The West Ottawa staff continually work to improve instruction, seeking ways to help all students succeed. Analysis of student achievement data is used to review and revise curriculum standards and instructional strategies. It is also used to guide staff professional development.
Recognizing no one measure can capture the full range of student learning, West Ottawa uses a variety of methods to assess student progress and academic achievement, to monitor mastery of skills, and to provide valuable data regarding the curriculum’s effectiveness in providing students with the knowledge, facts and skills deemed essential by the Board of Education and Michigan Department of Education.
West Ottawa Public Schools utilize the following methods for measuring student achievement:
The Michigan Educational Assessment Program tests were developed for the purpose of determining what students know and what students are able to do as compared to state standards at key checkpoints during their academic career. We use MEAP tests to measure how well our curriculum aligns with the Michigan Grade Level Content Expectations and High School Standards in the five content areas: mathematics, reading, science, social studies, and writing. The MEAP tests are given at the 3rd, 4th, 5th, 6th, 7th, 8th, 9th grades, and at 11th grade the Michigan Merit Exam (MME) is used as the assessment tool.
Additional Assessment Methods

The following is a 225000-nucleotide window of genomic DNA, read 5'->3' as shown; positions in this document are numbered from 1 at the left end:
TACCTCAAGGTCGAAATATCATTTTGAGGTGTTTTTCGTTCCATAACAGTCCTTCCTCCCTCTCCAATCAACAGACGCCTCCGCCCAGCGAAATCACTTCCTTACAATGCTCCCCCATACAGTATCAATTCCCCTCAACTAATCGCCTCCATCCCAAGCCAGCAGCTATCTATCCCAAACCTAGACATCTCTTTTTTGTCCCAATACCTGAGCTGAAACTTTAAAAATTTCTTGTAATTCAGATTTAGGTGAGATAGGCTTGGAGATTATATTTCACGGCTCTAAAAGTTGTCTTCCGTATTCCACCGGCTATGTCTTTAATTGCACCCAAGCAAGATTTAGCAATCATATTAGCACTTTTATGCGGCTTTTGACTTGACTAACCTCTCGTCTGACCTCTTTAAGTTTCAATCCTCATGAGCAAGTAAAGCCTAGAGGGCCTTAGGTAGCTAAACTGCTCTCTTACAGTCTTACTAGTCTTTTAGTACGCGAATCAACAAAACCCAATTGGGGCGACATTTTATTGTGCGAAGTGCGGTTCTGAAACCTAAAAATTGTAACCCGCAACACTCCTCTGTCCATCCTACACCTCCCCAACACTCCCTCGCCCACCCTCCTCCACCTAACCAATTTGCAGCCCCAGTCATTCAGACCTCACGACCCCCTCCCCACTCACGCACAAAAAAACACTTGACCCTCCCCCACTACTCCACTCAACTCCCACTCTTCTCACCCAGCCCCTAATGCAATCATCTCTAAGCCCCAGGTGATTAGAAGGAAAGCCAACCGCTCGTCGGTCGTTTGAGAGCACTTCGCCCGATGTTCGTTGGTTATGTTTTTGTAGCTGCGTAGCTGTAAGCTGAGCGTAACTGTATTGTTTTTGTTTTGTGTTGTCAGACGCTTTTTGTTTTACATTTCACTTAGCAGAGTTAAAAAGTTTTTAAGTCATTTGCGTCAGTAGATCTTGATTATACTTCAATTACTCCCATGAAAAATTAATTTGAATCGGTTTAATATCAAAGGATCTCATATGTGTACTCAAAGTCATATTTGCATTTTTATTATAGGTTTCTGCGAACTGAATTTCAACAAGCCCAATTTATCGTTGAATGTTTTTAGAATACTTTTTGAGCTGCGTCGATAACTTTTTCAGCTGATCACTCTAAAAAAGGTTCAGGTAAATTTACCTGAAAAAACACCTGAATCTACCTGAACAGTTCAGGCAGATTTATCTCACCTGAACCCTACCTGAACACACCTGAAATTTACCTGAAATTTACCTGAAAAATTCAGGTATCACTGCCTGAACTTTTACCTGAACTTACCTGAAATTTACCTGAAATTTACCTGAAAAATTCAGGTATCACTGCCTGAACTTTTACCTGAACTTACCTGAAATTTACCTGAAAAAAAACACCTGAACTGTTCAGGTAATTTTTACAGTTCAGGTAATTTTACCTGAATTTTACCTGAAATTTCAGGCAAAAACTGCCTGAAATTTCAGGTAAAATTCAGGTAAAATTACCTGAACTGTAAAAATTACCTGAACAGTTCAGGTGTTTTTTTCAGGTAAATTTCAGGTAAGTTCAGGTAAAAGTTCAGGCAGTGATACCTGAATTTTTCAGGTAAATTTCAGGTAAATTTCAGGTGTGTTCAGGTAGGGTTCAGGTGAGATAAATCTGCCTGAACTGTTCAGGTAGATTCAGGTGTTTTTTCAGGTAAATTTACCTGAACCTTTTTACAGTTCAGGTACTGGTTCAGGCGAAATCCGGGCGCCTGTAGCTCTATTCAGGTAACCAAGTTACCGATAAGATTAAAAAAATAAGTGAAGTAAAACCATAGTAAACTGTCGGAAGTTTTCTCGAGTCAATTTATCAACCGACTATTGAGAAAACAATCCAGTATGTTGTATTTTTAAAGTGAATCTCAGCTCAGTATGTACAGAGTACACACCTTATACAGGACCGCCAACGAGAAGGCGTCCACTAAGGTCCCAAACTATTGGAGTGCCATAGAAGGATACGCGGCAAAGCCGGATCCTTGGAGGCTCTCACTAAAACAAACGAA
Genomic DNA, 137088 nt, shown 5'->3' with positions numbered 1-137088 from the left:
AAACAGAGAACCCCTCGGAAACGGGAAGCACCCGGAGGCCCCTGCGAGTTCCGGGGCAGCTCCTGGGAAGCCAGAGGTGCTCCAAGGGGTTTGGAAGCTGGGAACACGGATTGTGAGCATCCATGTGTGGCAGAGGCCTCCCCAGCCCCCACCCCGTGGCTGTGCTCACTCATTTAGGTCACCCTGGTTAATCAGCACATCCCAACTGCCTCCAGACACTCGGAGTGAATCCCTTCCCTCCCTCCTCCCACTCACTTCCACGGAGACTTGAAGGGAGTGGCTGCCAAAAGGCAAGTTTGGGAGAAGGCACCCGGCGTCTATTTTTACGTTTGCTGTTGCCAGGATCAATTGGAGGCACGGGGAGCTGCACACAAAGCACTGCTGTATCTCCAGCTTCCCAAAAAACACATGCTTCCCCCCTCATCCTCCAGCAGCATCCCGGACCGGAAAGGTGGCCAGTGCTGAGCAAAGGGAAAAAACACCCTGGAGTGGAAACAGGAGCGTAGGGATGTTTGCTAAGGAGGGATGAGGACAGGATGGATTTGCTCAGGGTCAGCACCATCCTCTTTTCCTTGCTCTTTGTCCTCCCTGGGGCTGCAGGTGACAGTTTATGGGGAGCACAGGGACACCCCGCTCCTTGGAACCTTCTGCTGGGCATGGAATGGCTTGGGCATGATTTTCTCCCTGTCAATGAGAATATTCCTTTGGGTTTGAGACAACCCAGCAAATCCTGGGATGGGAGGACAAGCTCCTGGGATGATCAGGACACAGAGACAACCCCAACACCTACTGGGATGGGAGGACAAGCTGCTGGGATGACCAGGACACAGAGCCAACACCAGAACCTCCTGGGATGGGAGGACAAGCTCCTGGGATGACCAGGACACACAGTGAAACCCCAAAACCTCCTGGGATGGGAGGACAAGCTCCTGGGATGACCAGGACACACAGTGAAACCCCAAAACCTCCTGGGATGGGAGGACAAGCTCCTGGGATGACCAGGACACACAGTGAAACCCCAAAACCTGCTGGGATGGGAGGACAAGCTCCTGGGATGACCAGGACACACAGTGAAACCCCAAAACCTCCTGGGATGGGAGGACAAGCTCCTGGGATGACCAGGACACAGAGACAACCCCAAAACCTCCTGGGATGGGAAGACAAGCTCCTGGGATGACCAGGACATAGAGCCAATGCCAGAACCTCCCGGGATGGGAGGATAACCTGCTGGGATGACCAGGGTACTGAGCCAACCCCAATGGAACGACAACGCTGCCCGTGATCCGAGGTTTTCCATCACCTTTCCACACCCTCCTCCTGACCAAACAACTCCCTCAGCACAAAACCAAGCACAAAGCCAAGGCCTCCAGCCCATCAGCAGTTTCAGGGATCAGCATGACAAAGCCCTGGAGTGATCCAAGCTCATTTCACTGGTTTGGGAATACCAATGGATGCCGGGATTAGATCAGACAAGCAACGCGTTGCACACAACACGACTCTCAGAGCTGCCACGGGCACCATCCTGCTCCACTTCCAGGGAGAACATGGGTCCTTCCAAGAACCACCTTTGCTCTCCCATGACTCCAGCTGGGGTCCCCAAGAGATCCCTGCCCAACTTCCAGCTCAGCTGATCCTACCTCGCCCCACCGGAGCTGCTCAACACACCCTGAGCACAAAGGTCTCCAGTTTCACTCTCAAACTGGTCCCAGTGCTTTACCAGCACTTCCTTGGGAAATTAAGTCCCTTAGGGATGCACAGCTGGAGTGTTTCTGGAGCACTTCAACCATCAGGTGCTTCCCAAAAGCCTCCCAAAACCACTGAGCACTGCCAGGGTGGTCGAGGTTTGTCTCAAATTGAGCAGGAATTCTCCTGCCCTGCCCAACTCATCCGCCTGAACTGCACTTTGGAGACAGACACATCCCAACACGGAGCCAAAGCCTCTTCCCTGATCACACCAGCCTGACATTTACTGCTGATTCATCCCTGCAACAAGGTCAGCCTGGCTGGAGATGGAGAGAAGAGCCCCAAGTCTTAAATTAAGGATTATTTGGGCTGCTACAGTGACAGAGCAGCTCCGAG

To accommodate students’ different learning styles, West Ottawa Public Schools also assesses students using the following methods:
- Authentic projects
- Common assessments
- Constructed and extended responses
- Running records and DIBELS
In addition, students are at times allowed a choice in the way they demonstrate their understanding of core concepts. We continually monitor these assessments to plan for student instruction and curriculum reform. It is our goal to provide the students of West Ottawa with a curriculum grounded in research that promotes academic excellence.
Adequate Yearly Progress
Schools are expected to demonstrate Adequate Yearly Progress (AYP) in improving student achievement and minimizing achievement gaps. AYP is a component of the federal law, No Child Left Behind (NCLB). NCLB and the current state accreditation program, Education YES!, are intended to hold schools more accountable, to expand options, and to ensure every student is provided with the tools they need to be successful, productive citizens.
In Michigan, AYP is primarily determined by MEAP test results. Attendance and retention rates are also factors. To make AYP, a school must show that all students meet or exceed the established MEAP proficiency requirements in both math and English/language arts (which includes reading).
For more information on NCLB and Ed YES!, call the Teaching and Learning Office at 616-738-5730 or visit the Michigan Department of Education website and click on “School Assessment and Accountability.”